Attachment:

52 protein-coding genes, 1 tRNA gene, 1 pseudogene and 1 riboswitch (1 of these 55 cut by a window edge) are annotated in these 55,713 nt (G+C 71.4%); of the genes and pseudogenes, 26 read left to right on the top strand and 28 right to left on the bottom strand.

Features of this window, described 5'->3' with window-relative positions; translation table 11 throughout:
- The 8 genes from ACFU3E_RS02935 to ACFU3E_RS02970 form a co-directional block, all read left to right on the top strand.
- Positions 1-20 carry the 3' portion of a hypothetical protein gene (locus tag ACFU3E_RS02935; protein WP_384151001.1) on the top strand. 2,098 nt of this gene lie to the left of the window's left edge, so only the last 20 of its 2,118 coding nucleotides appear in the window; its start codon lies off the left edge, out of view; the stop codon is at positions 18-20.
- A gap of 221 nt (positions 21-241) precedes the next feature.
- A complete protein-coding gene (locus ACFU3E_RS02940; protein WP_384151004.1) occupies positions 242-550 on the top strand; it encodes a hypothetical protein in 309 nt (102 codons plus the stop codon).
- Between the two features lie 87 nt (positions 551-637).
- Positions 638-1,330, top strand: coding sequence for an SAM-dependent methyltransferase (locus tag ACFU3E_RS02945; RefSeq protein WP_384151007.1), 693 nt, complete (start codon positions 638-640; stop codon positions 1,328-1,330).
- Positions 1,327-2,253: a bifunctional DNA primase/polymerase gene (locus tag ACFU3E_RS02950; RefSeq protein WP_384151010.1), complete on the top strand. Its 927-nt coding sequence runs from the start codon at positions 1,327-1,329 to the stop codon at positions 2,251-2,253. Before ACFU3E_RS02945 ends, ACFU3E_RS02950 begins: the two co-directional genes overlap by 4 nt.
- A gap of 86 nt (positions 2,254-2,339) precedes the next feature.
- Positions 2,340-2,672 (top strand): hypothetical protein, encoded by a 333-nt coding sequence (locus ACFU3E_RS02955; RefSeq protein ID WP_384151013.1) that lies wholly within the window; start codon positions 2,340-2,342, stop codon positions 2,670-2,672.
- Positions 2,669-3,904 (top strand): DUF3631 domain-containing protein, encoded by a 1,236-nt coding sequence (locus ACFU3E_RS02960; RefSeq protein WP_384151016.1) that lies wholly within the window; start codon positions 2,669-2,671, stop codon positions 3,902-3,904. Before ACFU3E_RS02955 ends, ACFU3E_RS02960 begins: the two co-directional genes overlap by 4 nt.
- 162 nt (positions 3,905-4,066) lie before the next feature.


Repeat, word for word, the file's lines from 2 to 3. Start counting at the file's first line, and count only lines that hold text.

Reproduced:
Features of this window, described 5'->3' with window-relative positions; translation table 11 throughout:
- The 8 genes from ACFU3E_RS02935 to ACFU3E_RS02970 form a co-directional block, all read left to right on the top strand.